Tough details have yet to be settled. Who will pay for testing, if employees opt for that route? Will employees get time off for those weekly tests or to go be vaccinated? Will they get paid leave to recover from any vaccine side effects? If so, how much? What will constitute proof of vaccination? What’s the standard for religious and health exemptions?

Will companies comply? Administration officials say fines for flouting the rule will be high – upwards of $13,000 per incident. But OSHA isn’t a police force. Ms. Berkowitz says it would “take 160 years” for OSHA staff to visit every firm under its jurisdiction just once.

But generally speaking, once they know a rule is coming, employers just start complying with its intent, she says, especially in large workplaces.

And employers may benefit from standardized rules governing workplace vaccination status. Since the pandemic began OSHA has received many complaints about inconsistent mask use and other perceived problems related to COVID-19. To this point it has not had authority to step in. Companies can now point to the federal government as the entity to blame for crackdowns.

The mandates could also affect employment numbers.

“We have a lot of evidence that some of the continued labor market sluggishness is due to people kind of fearing going back to work,” says Matthew Johnson, an assistant professor in the Sanford School of Public Policy at Duke University.

Public safety vs. personal liberty

Early polls indicate that President Biden’s vaccine-or-test mandate for private employers is largely popular. A recent Morning Consult/Politico poll found 58% approval for the policy. Other main aspects of the Biden plan had similar support.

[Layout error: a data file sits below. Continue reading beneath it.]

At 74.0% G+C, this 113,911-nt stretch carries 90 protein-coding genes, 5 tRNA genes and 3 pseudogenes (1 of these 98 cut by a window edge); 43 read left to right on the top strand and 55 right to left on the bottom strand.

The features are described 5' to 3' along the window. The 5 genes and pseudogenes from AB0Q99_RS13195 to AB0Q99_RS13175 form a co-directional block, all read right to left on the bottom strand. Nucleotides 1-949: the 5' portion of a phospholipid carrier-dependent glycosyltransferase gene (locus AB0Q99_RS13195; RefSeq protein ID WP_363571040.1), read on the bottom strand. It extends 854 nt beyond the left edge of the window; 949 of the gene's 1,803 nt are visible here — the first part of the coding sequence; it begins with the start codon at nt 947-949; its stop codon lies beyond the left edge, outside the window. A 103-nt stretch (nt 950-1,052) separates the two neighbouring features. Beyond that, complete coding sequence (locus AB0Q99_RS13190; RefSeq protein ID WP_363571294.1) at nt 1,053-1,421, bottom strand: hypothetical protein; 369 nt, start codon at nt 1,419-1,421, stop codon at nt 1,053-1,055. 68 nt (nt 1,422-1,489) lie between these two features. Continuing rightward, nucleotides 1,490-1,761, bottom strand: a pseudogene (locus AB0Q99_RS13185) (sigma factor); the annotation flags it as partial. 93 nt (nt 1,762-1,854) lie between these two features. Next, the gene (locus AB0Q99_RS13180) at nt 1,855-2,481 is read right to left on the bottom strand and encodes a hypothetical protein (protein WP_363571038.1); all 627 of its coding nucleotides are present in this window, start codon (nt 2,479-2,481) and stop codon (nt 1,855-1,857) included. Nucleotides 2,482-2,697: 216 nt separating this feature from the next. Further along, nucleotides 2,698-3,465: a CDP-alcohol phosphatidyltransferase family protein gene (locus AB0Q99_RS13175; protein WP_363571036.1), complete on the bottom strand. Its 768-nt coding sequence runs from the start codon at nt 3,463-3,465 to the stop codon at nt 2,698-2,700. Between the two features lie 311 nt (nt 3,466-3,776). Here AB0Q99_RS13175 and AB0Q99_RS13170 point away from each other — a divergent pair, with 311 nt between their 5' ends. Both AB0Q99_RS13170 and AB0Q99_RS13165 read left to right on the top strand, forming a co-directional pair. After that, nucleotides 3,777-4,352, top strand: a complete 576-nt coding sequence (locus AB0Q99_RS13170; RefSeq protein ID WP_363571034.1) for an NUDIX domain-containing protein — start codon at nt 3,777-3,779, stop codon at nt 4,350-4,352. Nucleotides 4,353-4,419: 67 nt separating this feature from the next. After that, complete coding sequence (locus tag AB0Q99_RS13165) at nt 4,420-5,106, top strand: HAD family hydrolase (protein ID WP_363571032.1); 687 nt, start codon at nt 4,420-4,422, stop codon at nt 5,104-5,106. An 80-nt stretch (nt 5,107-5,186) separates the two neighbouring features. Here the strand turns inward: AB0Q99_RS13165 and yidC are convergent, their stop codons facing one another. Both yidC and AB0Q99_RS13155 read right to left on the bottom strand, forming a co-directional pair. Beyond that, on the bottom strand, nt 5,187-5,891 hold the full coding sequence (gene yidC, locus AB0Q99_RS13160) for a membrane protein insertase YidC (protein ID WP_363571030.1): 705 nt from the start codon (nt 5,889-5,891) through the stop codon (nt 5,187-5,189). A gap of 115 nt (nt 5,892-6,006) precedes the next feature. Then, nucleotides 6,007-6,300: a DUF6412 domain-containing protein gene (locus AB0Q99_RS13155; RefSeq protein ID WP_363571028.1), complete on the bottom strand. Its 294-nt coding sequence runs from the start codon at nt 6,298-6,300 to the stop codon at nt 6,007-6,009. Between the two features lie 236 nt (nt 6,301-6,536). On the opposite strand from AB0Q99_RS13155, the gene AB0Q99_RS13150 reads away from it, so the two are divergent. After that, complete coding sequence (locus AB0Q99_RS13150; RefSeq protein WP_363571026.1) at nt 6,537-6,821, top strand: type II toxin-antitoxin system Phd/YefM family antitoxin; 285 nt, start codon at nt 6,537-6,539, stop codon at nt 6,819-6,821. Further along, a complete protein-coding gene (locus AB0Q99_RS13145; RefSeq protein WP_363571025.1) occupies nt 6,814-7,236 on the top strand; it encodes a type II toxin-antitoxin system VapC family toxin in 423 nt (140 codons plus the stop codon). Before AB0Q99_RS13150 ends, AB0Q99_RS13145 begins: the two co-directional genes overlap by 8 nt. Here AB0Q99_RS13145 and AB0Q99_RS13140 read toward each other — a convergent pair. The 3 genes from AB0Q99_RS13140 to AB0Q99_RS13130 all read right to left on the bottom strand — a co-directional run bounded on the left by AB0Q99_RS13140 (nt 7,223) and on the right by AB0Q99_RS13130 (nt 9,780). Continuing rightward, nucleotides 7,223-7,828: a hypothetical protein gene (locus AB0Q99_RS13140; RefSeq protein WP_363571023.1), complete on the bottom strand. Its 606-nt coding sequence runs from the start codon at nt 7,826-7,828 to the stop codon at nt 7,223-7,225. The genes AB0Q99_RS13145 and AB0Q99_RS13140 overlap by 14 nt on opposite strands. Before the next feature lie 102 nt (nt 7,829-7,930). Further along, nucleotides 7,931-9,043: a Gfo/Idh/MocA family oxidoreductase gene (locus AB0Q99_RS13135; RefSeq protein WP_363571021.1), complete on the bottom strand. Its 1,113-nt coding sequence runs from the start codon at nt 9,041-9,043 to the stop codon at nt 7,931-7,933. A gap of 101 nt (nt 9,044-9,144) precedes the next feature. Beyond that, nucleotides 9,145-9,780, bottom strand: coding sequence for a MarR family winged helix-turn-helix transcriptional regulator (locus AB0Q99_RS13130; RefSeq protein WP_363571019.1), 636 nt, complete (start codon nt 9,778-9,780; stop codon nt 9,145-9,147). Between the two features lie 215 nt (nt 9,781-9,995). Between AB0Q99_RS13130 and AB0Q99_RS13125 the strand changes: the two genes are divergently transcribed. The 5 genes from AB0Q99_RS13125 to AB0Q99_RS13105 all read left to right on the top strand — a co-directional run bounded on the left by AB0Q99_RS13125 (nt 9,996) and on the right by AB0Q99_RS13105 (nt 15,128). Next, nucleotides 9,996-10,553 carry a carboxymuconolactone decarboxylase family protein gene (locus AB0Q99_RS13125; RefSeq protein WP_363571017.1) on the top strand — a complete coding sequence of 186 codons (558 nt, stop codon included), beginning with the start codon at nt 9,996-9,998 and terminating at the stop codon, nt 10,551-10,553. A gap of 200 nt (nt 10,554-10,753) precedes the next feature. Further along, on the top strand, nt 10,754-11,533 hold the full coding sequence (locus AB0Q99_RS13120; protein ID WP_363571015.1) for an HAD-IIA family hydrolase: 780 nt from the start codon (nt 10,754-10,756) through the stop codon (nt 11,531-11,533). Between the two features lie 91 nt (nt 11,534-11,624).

But attitudes about almost everything to do with COVID-19 response in America are split sharply along partisan lines. Across the country many Republican officials have reacted with seething anger about a mandate they feel strikes at citizens’ personal liberty.

“The vaccine itself is life-saving, but this unconstitutional move is terrifying,” tweeted GOP Gov. Tate Reeves of Mississippi following President Biden’s mandate announcement last week.

As Governor Reeves’ tweet shows, much of the Republican opposition walks a narrow space between two beliefs: the vaccine is good, but the federal government making you take it is bad.

Sen. John Kennedy, a Louisiana Republican, framed it in terms of striking the balance between personal freedom and public safety.

“We could save a lot of lives by lowering the speed limit to 45 [mph] on all of our roads. And if a state wants to do that, or a state legislature wants to do that, that’s their business,” he told a few reporters while on the way to a vote. “But if the president unilaterally decided to do it, I think that would be inappropriate.”

Like many Republican states, Louisiana has seen a significantly lower rate of vaccinations than coastal liberal states. But that rate was starting to go up, albeit gradually. Now, Senator Kennedy says he’s worried the president’s move will thwart that progress.

“I believe in the vaccine, I think the vaccine works, I wish everybody would take it, but I think this move by the president is going to be counterproductive. ... We’re going to end up spending the time in court, and the resources in court, that we could be spending trying to convince our fellow Americans to take the vaccine,” he said. 

Staff writers Dwight Weingarten and Christa Case Bryant contributed to this report.